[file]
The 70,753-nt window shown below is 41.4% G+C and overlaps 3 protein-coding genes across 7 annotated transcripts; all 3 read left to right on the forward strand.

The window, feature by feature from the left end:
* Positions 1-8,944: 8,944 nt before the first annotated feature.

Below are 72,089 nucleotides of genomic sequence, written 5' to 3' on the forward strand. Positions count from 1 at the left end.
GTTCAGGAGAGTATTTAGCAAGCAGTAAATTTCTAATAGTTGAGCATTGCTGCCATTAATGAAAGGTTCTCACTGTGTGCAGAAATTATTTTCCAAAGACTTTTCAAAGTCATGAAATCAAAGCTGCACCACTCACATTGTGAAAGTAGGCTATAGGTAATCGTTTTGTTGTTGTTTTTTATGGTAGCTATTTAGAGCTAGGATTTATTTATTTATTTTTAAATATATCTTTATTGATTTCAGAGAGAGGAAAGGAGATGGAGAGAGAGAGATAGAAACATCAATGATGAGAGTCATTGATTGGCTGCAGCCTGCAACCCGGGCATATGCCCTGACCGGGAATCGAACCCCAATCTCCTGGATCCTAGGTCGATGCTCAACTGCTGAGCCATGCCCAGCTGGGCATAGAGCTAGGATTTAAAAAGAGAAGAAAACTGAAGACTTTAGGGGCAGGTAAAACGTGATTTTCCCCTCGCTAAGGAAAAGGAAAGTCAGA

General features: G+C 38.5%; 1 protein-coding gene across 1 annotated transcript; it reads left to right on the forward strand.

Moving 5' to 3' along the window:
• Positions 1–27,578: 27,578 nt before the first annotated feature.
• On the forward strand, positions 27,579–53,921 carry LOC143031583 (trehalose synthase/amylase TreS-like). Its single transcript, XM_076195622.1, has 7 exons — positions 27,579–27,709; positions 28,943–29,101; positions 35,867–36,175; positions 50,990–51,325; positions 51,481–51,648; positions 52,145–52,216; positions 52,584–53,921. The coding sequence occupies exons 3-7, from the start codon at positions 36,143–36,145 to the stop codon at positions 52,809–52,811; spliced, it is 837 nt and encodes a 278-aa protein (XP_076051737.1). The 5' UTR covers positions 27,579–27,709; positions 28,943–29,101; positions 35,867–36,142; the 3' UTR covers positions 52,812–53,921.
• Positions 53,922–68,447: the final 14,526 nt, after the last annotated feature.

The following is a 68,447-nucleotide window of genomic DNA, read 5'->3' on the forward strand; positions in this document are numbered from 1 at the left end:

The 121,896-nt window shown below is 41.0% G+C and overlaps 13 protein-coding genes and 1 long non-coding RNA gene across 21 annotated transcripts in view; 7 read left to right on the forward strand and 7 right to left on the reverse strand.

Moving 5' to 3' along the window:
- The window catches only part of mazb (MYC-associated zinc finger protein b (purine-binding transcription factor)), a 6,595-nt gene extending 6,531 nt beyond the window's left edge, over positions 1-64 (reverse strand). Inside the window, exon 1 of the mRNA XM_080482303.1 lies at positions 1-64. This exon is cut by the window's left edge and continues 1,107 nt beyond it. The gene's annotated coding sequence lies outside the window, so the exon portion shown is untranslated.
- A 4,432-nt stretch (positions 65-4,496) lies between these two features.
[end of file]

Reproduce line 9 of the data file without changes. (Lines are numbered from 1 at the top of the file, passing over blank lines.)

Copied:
• On the forward strand, positions 27,579–53,921 carry LOC143031583 (trehalose synthase/amylase TreS-like). Its single transcript, XM_076195622.1, has 7 exons — positions 27,579–27,709; positions 28,943–29,101; positions 35,867–36,175; positions 50,990–51,325; positions 51,481–51,648; positions 52,145–52,216; positions 52,584–53,921. The coding sequence occupies exons 3-7, from the start codon at positions 36,143–36,145 to the stop codon at positions 52,809–52,811; spliced, it is 837 nt and encodes a 278-aa protein (XP_076051737.1). The 5' UTR covers positions 27,579–27,709; positions 28,943–29,101; positions 35,867–36,142; the 3' UTR covers positions 52,812–53,921.